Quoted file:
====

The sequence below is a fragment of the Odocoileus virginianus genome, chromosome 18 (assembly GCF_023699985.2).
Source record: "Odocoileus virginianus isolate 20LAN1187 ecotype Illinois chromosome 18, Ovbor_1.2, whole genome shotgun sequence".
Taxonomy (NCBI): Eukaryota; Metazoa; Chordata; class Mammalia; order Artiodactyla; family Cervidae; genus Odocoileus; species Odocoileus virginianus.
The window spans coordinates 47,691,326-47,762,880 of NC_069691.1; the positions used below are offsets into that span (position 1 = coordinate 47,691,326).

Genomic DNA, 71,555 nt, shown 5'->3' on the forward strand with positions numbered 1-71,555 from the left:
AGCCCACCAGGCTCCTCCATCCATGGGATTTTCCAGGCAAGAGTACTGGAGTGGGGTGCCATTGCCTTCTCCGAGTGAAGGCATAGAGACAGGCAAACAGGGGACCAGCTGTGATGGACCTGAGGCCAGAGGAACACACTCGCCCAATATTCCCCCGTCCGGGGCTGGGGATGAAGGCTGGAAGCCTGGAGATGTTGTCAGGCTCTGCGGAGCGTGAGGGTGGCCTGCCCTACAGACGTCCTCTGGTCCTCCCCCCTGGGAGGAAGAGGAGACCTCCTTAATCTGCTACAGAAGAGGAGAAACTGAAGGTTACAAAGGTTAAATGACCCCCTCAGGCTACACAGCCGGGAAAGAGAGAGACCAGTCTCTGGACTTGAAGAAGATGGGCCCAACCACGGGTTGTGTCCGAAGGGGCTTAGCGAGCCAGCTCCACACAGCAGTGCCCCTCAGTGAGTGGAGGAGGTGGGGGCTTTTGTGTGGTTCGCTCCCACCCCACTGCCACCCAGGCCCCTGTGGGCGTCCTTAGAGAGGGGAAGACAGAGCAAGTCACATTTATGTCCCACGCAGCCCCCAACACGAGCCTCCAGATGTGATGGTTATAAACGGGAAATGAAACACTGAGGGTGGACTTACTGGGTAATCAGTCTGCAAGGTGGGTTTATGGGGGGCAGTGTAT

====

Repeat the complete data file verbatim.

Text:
The sequence below is a fragment of the Odocoileus virginianus genome, chromosome 18 (assembly GCF_023699985.2).
Source record: "Odocoileus virginianus isolate 20LAN1187 ecotype Illinois chromosome 18, Ovbor_1.2, whole genome shotgun sequence".
Taxonomy (NCBI): Eukaryota; Metazoa; Chordata; class Mammalia; order Artiodactyla; family Cervidae; genus Odocoileus; species Odocoileus virginianus.
The window spans coordinates 47,691,326-47,762,880 of NC_069691.1; the positions used below are offsets into that span (position 1 = coordinate 47,691,326).

Genomic DNA, 71,555 nt, shown 5'->3' on the forward strand with positions numbered 1-71,555 from the left:
AGCCCACCAGGCTCCTCCATCCATGGGATTTTCCAGGCAAGAGTACTGGAGTGGGGTGCCATTGCCTTCTCCGAGTGAAGGCATAGAGACAGGCAAACAGGGGACCAGCTGTGATGGACCTGAGGCCAGAGGAACACACTCGCCCAATATTCCCCCGTCCGGGGCTGGGGATGAAGGCTGGAAGCCTGGAGATGTTGTCAGGCTCTGCGGAGCGTGAGGGTGGCCTGCCCTACAGACGTCCTCTGGTCCTCCCCCCTGGGAGGAAGAGGAGACCTCCTTAATCTGCTACAGAAGAGGAGAAACTGAAGGTTACAAAGGTTAAATGACCCCCTCAGGCTACACAGCCGGGAAAGAGAGAGACCAGTCTCTGGACTTGAAGAAGATGGGCCCAACCACGGGTTGTGTCCGAAGGGGCTTAGCGAGCCAGCTCCACACAGCAGTGCCCCTCAGTGAGTGGAGGAGGTGGGGGCTTTTGTGTGGTTCGCTCCCACCCCACTGCCACCCAGGCCCCTGTGGGCGTCCTTAGAGAGGGGAAGACAGAGCAAGTCACATTTATGTCCCACGCAGCCCCCAACACGAGCCTCCAGATGTGATGGTTATAAACGGGAAATGAAACACTGAGGGTGGACTTACTGGGTAATCAGTCTGCAAGGTGGGTTTATGGGGGGCAGTGTAT